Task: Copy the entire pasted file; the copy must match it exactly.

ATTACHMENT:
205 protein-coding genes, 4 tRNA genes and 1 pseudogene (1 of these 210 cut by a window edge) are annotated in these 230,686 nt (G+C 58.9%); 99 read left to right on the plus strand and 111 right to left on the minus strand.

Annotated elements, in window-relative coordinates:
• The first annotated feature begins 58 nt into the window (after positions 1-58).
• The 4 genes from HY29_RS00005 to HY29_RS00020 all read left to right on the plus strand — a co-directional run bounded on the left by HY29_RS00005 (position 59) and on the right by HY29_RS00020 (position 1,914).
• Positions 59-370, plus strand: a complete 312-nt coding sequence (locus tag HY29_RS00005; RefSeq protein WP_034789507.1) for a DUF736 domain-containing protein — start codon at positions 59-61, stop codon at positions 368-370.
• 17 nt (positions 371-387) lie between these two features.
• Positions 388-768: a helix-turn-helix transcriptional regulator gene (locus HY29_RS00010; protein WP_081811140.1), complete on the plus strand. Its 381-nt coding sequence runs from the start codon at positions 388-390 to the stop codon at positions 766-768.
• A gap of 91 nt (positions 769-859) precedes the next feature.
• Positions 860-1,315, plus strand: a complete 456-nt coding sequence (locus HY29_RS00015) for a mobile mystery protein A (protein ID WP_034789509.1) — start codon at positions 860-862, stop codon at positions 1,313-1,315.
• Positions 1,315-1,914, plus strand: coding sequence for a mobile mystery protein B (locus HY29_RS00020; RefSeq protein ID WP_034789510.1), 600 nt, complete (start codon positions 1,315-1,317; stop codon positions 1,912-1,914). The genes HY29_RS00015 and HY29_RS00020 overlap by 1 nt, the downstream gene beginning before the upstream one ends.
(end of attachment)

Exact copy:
205 protein-coding genes, 4 tRNA genes and 1 pseudogene (1 of these 210 cut by a window edge) are annotated in these 230,686 nt (G+C 58.9%); 99 read left to right on the plus strand and 111 right to left on the minus strand.

Annotated elements, in window-relative coordinates:
• The first annotated feature begins 58 nt into the window (after positions 1-58).
• The 4 genes from HY29_RS00005 to HY29_RS00020 all read left to right on the plus strand — a co-directional run bounded on the left by HY29_RS00005 (position 59) and on the right by HY29_RS00020 (position 1,914).
• Positions 59-370, plus strand: a complete 312-nt coding sequence (locus tag HY29_RS00005; RefSeq protein WP_034789507.1) for a DUF736 domain-containing protein — start codon at positions 59-61, stop codon at positions 368-370.
• 17 nt (positions 371-387) lie between these two features.
• Positions 388-768: a helix-turn-helix transcriptional regulator gene (locus HY29_RS00010; protein WP_081811140.1), complete on the plus strand. Its 381-nt coding sequence runs from the start codon at positions 388-390 to the stop codon at positions 766-768.
• A gap of 91 nt (positions 769-859) precedes the next feature.
• Positions 860-1,315, plus strand: a complete 456-nt coding sequence (locus HY29_RS00015) for a mobile mystery protein A (protein ID WP_034789509.1) — start codon at positions 860-862, stop codon at positions 1,313-1,315.
• Positions 1,315-1,914, plus strand: coding sequence for a mobile mystery protein B (locus HY29_RS00020; RefSeq protein ID WP_034789510.1), 600 nt, complete (start codon positions 1,315-1,317; stop codon positions 1,912-1,914). The genes HY29_RS00015 and HY29_RS00020 overlap by 1 nt, the downstream gene beginning before the upstream one ends.